The relationship of excess body weight and health-related quality of life: evidence from a population study in Taiwan

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Excess body weight is related to significant morbidity and mortality. However, less is known about the relationship of body weight to health-related quality of life (HRQOL), especially for Asian populations. We examined the relationship of excess weight and HRQOL in a general population sample from Taiwan.

Research methods and procedures:

This cross-sectional study used a national representative sample (n=14221) from the 2001 Taiwan National Health Interview Survey. Body weight was categorized using body mass index (BMI in kg/m2) as normal (18.5-24.9), overweight (25-29.9), and obese (≥30). HRQOL was measured using the Taiwan version of the SF-36. We compared the body weight-HRQOL relationships by age, gender, and status of chronic condition, respectively. We especially used the Generalized Estimating Equations (GEE) to examine the relationships of BMI and HRQOL by taking into account the correlations of HRQOL within households. Four models were developed to adjust sequentially for sets of covariates: Model 1 with no adjustment; Model 2 adjusting for sociodemographic variables; Model 3 adding chronic conditions; Model 4 further adding smoking status.


Unadjusted physical HRQOL was best for normal weight, worse for overweight, and worst for obese individuals. For unadjusted mental HRQOL, overweight subjects had at least as good mental domain scores of HRQOL as those with normal weight or obesity, depending on the subscales. As age increased, excess weight was associated with worse physical, but not mental HRQOL. Compared to men, women with excess weight showed a greater deficit in physical HRQOL. Multivariable analyses suggested that obesity was associated with worse physical HRQOL compared to overweight, which, in turn, was worse or comparable to normal weight. Specifically, in the model adjusting for demographic variables, the deficit in physical functioning and physical component scores for the obese vs normal weight were statistical significant (P<0.05) and clinically important difference (effect size ≥0.3). Both obesity and overweight were associated with higher mental component scores than normal weight, but the effect size was <0.3.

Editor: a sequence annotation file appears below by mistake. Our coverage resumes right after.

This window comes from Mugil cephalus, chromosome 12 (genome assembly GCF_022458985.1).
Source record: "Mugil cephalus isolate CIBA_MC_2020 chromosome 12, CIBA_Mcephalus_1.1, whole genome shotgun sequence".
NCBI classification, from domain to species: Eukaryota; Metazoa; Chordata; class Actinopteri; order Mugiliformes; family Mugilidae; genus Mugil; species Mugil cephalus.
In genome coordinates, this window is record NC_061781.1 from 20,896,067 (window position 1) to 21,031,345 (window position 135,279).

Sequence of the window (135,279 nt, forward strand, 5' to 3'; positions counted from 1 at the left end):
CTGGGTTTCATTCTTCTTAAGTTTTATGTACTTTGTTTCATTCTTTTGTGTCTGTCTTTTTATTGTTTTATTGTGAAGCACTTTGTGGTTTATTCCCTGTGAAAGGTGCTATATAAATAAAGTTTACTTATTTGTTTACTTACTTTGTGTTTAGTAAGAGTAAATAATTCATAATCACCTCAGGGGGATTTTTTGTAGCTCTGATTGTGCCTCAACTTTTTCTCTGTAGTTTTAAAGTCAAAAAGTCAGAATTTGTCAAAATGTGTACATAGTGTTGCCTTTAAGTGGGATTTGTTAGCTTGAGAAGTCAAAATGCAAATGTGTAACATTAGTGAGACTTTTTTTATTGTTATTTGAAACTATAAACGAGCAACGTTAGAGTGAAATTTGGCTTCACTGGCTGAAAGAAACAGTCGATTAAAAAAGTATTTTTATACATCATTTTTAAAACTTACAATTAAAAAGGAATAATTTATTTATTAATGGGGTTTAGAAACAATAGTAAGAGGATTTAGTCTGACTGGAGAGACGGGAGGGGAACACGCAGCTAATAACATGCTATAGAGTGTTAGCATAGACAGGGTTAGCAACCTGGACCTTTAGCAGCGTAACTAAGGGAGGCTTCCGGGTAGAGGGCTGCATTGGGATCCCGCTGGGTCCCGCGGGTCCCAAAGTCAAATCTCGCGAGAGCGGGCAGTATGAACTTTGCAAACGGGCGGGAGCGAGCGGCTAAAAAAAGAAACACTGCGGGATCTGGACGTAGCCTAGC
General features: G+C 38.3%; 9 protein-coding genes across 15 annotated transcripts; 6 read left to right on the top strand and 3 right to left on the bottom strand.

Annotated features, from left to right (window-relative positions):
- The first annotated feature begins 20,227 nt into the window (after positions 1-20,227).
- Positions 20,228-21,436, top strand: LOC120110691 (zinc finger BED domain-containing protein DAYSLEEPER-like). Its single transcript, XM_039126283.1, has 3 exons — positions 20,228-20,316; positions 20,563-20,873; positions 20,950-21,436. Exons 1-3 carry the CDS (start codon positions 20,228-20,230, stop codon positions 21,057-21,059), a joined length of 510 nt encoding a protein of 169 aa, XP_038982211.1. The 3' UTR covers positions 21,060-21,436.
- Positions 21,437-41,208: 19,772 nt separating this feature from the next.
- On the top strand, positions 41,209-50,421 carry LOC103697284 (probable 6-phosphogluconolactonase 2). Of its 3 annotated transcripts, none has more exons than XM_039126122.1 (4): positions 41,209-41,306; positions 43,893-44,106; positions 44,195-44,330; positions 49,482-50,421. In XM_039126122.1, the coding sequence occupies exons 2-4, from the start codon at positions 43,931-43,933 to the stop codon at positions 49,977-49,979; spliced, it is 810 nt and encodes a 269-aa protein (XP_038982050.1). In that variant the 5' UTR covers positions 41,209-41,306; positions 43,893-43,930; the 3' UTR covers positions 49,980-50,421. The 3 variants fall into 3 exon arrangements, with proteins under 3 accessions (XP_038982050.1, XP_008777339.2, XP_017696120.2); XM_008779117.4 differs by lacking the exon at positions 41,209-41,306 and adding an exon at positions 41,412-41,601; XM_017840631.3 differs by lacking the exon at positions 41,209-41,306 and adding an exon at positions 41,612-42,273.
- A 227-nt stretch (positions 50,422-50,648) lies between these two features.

In Taiwan, excess weight was related to worse physical, but not mental HRQOL. The lack of impact of increased body weight on mental health status presents a potential challenge to preventing the increases in obesity. More research is needed to elucidate the mechanisms by which excess weight affects specific domains of HRQOL, and to develop effective prevention strategies.

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